X-ray apparently of Osayed Qadus' head showing a bullet lodged inside (Source: Btselem)
The Israeli military has disciplined four officers involved in two clashes with West Bank protesters in which four Palestinians civilians were killed.
The events leading up to the shootings, less than 24 hours apart, "could have ended differently", a military statement said.
Three officers have been reprimanded by military chiefs and one officer involved has been demoted.
But an Israeli rights group says the army inquiry does not go far enough.
Btselem is waiting for the results of a military police investigation into one of the incidents and pressing for another criminal investigation to be opened, a spokeswoman for the organisation said.
"The process that has been completed by the Israeli Defence Force is an internal operational debrief. The question we're raising is if these people were killed unlawfully, the proper avenue is a criminal investigation," said Sarit Michaeli of Btselem.
The investigation into the incidents near the Palestinian villages of Iraq Burin on 20 March and in Awarta the day after was carried out by Israel's top military officer, Chief of General Staff General Gabi Ashkenazi.
He has reprimanded the two commanding officers of the units involved.
One was was identified as Colonel Itzik Bar of the Shomeron Regional Brigade.
The other was only identified only as the "commander of the Nachshon Battalion".
The demoted officer involved in the Awarta killings was only identified by his former rank of first sergeant.
A deputy company commander also faced a "rebuke" for his role in the incident at the Awarta checkpoint, the statement said.
"The chief of the general staff determined that the events could have ended differently from a professional standpoint and the difficult results could have been prevented," the statement said.
The Israel Defense Forces troops were deployed to Iraq Burin to prevent demonstrators getting to the Israeli settlement of Bracha.
A military police investigation is continuing into two of the killings
The IDF said in its latest statement that the squad had been cleared to use rubber-coated bullets against the protesters, who had, according to the IDF, thrown fire bombs at the unit.
Later, brothers Mohammed and Osayed Qadus died from wounds they sustained from shots fired by the IDF.
The Qadus family told the BBC in the days after the deaths that both youths were on their way home from college, and were not taking part in the protests, when they were shot.
An x-ray of what was said to be 15-year-old Mohammed Qadus' skull, released by human rights group Btselem, showed what appeared to be a bullet lodged in his brain.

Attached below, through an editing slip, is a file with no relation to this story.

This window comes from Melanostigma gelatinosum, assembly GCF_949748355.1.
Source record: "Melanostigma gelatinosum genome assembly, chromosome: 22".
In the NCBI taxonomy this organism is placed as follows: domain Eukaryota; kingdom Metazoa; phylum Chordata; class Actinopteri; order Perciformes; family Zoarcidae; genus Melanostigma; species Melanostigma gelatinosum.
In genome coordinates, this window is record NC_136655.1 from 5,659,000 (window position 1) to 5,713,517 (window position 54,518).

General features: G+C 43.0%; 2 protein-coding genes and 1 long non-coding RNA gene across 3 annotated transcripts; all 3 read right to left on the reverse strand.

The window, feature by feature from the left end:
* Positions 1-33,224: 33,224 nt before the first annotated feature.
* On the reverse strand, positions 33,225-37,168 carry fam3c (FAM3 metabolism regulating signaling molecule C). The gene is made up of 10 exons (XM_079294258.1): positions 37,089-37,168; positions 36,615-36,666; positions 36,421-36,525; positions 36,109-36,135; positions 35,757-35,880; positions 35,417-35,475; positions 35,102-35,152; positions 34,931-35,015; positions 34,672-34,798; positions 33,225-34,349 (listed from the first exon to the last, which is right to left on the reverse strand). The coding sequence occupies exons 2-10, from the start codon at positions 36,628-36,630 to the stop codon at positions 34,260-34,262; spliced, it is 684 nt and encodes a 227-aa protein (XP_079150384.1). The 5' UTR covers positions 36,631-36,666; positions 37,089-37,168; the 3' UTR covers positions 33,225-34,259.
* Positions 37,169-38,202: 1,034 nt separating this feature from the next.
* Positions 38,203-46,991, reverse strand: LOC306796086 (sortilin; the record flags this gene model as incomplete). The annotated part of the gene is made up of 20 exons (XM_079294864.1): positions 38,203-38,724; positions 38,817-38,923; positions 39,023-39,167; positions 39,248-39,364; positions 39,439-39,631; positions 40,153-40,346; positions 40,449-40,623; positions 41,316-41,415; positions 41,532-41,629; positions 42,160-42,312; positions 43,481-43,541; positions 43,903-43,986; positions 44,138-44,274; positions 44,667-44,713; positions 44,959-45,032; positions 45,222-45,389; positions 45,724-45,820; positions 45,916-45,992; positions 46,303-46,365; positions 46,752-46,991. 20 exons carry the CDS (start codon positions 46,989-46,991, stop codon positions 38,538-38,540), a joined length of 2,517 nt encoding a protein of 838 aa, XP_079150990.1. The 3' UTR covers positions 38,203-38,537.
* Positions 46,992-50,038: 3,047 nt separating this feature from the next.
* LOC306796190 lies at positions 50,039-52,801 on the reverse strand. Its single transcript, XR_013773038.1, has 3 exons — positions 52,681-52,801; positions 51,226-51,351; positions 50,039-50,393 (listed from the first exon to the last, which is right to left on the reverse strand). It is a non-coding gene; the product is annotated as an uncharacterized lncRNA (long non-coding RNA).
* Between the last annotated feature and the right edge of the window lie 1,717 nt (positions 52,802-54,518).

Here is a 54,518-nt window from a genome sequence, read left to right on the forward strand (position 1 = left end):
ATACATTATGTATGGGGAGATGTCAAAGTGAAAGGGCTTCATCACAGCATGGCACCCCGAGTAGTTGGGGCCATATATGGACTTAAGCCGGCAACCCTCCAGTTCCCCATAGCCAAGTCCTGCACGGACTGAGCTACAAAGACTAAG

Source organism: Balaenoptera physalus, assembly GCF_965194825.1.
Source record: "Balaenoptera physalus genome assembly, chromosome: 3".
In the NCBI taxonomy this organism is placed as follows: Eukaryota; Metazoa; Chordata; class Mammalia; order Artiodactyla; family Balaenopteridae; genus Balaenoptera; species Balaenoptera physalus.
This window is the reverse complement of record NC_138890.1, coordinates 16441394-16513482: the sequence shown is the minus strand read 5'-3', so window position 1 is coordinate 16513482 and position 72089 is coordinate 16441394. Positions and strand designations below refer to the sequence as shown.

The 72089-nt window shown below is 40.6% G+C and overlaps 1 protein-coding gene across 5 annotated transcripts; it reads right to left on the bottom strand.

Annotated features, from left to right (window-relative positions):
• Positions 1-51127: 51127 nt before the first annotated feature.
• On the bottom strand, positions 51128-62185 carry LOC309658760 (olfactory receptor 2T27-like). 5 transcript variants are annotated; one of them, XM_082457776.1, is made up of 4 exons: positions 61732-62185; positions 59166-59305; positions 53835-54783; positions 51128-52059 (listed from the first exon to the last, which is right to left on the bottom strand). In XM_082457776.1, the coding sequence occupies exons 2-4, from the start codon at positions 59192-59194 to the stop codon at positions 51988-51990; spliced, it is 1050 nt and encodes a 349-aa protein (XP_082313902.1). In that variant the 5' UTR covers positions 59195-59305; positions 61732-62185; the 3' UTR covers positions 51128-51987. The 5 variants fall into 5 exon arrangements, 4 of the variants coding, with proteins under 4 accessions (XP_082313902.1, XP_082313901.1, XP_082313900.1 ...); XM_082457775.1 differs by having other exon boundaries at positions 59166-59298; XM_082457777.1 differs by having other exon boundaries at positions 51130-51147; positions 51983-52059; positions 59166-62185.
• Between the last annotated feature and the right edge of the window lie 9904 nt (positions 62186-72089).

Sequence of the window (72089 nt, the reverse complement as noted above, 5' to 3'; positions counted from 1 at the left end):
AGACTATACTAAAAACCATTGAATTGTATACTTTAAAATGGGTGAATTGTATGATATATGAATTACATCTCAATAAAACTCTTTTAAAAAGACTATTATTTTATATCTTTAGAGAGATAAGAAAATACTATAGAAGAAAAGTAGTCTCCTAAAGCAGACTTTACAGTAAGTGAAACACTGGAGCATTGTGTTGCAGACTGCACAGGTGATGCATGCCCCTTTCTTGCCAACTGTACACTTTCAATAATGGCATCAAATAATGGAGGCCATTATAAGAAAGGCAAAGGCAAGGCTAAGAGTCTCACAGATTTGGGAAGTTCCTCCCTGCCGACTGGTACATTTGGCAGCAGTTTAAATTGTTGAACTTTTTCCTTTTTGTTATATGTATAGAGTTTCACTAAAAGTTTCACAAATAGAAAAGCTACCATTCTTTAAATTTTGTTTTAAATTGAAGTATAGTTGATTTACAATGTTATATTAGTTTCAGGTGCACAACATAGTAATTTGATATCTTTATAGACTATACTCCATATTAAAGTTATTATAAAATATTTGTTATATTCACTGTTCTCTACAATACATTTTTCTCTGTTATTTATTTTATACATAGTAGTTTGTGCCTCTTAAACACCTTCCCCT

But the IDF statement said they could not establish the veracity of the x-ray.
"The IDF could not verify the autopsy and could therefore not confirm that the rioters were in fact hit by live rounds," the statement from the IDF said.
They said a military police investigation had been opened and is continuing.
"The investigation shows that the incident could have ended differently and with better results and seemingly could have avoided harm to civilians," the statement said.
In Awarta the next day, the IDF statement said, soldiers opened fire on two Palestinian men who had "begun acting suspiciously" at a checkpoint.
One then attacked soldiers with a bottle.
"According to the general officer commanding's investigation, one of the soldiers felt his life was in danger and fired at the Palestinian."
A second man raised what was described as "a sharp object" and was also shot dead by the soldiers, the army investigation said. It is not clear what the "sharp object" was.
"While the soldier, believing his life was at risk, acted subjectively, the chief of the general staff holds the officers responsible for training their soldiers to act in difficult operational situations."
In the aftermath of the incident, local Palestinians told the BBC the two men were arrested before they were killed, on the basis of a phone call a village elder says he received from the military saying they were being held, before later hearing that they had been shot dead.
The military has demoted one of the soldiers manning the checkpoint, but a criminal investigation by military police has not been launched into the events at Awarta.
Btselem said that the military "operational debrief" which led to the disciplinary action might harm prospects for a criminal prosecution in the case of Iraq Burin.
"The internal investigation becomes a forum for them to corroborate their testimonies. If indeed they acted unlawfully then talking amongst themselves is not the right way," said Ms Michaeli said.